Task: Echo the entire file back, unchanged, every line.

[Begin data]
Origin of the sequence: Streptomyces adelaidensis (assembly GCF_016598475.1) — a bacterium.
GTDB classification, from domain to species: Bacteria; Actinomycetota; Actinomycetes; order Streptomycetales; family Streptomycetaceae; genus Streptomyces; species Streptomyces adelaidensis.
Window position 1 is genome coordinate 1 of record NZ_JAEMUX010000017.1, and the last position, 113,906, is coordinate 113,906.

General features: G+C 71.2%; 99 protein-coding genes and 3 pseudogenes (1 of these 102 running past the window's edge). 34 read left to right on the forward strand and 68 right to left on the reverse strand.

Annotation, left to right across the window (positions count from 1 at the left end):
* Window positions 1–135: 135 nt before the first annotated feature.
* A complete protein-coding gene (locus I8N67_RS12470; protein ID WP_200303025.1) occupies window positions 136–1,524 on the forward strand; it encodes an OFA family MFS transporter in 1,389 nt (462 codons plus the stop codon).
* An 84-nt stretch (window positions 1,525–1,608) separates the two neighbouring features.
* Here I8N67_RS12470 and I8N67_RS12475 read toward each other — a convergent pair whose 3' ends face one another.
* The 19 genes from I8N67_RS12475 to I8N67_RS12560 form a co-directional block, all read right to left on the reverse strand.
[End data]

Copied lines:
Origin of the sequence: Streptomyces adelaidensis (assembly GCF_016598475.1) — a bacterium.
GTDB classification, from domain to species: Bacteria; Actinomycetota; Actinomycetes; order Streptomycetales; family Streptomycetaceae; genus Streptomyces; species Streptomyces adelaidensis.
Window position 1 is genome coordinate 1 of record NZ_JAEMUX010000017.1, and the last position, 113,906, is coordinate 113,906.

General features: G+C 71.2%; 99 protein-coding genes and 3 pseudogenes (1 of these 102 running past the window's edge). 34 read left to right on the forward strand and 68 right to left on the reverse strand.

Annotation, left to right across the window (positions count from 1 at the left end):
* Window positions 1–135: 135 nt before the first annotated feature.
* A complete protein-coding gene (locus I8N67_RS12470; protein ID WP_200303025.1) occupies window positions 136–1,524 on the forward strand; it encodes an OFA family MFS transporter in 1,389 nt (462 codons plus the stop codon).
* An 84-nt stretch (window positions 1,525–1,608) separates the two neighbouring features.
* Here I8N67_RS12470 and I8N67_RS12475 read toward each other — a convergent pair whose 3' ends face one another.
* The 19 genes from I8N67_RS12475 to I8N67_RS12560 form a co-directional block, all read right to left on the reverse strand.